Ashers appeal: Bakers ‘could not commit sin' by making gay cake
CHRISTIAN bakers who refused to make a cake with a pro-gay marriage slogan could not sin by going against their consciences, their lawyer has told an appeal hearing.
The McArthur family, who run Ashers Baking Company in Belfast, are seeking to overturn a court judgement that they acted unlawfully on sexual orientation grounds.
They have insisted the case has implications for freedom of expression across the UK.
Family barrister David Scoffield QC said: "They could not in conscience provide a product with a message that was inconsistent with their deeply-held religious beliefs in circumstances where the evidence was clear that they believed that to do so would be sinful."
Ashers' owners were ordered to pay £500 damages after a County Court judge ruled they directly discriminated against Gareth Lee in refusing to make him a cake featuring Sesame Street puppets Bert and Ernie with the phrase "Support Gay Marriage" for a private function marking International Day Against Homophobia two years ago.
Mr Lee, a member of the LGBT advocacy group Queer Space, paid the £36.50 in full at Ashers' Belfast city centre branch, but received a phone call two days later and was told the company could not fulfil his order.
Mr Scoffield represented the McArthur family at Belfast's Court of Appeal and said the person who took the order had no idea what Mr Lee's sexual orientation was and had never heard of Queer Space.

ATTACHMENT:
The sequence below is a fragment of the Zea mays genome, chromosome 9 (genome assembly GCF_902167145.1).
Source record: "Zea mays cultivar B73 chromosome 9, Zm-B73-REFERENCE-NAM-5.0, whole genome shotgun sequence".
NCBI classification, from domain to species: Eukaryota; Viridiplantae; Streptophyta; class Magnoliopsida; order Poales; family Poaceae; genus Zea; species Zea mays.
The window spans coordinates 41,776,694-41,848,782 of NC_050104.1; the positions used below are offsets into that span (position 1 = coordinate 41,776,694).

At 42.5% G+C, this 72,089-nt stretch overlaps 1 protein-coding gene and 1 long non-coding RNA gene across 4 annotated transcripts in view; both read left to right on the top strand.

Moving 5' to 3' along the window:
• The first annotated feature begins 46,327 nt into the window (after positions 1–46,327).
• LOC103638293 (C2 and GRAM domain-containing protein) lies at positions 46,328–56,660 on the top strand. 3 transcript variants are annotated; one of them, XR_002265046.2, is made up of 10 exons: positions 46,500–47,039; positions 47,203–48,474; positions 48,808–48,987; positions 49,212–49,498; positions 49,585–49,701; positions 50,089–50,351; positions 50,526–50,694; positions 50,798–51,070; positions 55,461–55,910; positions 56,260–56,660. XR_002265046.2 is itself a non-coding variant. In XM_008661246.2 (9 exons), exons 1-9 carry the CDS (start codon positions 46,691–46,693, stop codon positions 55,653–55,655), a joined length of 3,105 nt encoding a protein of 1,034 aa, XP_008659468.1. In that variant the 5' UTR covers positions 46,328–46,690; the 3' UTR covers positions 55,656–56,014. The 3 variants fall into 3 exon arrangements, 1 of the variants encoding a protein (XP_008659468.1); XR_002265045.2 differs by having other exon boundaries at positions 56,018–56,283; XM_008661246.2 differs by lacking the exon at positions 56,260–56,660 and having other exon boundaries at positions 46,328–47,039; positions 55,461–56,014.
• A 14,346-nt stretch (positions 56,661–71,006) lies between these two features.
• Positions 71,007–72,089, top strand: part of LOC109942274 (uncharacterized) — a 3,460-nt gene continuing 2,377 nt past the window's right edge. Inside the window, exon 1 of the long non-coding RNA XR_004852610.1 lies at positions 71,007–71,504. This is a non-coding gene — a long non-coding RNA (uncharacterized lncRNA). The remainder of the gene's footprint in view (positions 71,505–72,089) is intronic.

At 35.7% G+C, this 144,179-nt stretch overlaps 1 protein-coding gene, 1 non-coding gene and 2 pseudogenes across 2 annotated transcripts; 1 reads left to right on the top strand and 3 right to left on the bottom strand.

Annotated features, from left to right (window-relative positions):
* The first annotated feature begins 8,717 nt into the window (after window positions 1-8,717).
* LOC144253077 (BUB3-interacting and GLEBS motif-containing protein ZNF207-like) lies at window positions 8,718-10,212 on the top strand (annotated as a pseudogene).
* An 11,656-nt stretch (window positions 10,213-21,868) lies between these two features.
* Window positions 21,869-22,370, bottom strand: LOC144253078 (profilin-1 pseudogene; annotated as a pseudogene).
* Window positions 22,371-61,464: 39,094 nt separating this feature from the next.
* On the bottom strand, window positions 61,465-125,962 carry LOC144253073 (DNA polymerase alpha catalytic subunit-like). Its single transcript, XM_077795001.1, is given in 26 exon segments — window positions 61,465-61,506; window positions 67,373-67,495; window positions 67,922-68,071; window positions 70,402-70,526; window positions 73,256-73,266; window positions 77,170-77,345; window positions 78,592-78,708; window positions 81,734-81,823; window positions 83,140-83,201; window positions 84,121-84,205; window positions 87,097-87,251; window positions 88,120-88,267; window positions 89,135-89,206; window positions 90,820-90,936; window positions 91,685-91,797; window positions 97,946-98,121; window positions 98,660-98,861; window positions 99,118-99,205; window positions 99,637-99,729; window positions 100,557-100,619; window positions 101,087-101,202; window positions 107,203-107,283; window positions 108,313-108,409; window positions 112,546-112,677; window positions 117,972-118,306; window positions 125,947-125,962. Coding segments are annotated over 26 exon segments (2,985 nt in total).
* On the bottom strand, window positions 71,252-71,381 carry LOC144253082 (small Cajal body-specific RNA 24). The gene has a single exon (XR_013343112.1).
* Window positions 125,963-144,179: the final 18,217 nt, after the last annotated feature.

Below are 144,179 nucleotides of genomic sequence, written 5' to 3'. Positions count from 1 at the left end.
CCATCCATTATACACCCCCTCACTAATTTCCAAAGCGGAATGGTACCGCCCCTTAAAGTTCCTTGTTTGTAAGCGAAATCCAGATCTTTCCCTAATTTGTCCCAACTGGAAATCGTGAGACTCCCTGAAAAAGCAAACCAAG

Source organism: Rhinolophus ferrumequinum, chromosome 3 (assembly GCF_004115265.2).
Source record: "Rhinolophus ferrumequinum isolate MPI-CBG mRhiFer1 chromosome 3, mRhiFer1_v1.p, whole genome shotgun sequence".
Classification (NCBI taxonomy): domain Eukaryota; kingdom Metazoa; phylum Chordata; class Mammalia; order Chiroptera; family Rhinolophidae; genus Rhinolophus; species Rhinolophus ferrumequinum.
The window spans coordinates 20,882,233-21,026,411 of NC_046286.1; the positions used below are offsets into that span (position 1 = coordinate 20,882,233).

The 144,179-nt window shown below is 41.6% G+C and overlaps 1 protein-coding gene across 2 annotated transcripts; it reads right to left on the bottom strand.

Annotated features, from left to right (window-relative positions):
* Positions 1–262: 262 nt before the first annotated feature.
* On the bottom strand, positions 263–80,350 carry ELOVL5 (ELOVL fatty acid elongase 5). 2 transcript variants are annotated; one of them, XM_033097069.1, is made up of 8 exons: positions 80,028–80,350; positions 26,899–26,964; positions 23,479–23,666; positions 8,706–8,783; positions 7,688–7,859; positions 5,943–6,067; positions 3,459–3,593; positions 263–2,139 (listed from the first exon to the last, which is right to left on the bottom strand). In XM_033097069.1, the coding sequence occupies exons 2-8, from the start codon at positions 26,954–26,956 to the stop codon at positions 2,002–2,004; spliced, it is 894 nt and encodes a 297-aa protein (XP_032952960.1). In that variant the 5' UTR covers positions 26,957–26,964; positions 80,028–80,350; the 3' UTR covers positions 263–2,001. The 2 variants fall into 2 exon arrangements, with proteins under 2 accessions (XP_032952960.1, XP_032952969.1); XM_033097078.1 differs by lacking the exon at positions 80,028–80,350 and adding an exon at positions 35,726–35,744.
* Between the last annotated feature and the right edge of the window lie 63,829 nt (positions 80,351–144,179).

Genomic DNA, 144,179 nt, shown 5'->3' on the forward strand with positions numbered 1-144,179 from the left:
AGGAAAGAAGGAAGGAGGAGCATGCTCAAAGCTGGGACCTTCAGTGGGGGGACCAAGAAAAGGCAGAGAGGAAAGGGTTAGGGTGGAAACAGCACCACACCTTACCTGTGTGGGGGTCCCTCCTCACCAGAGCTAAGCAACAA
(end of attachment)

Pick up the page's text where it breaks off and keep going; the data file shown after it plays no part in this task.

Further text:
He said the alleged discrimination was not against Mr Lee, it was against the message, but the law only covered harm caused to an individual.
"Discrimination must be against the person, not against an idea or an object."
He added: "A cake cannot have a political opinion or a religious belief, it is a person who can do so."
Ashers, a name with biblical connotations, has six branches in Northern Ireland.
The firm's barrister said it was not contractually obliged to provide the cake, but added: "This was not a refusal to sell a cake, it was about the refusal to sell this particular cake."
He told the three senior judges the crucial question was why the order was not fulfilled.
"This case is an important case. It raises, we submit, an issue of principle.
"The issue is the extent to which those who hold such religious convictions can be required by the law to act in a manner inconsistent with their convictions."
He added: "It makes it extremely difficult for any business such as a printer or someone who, as we have seen in this case, creates T-shirts or creates cakes, to run any kind of bespoke service if faced with the position that someone could come through your door and order something which is clearly objectionable."
The hearing continues and will hear submissions from a lawyer for Mr Lee.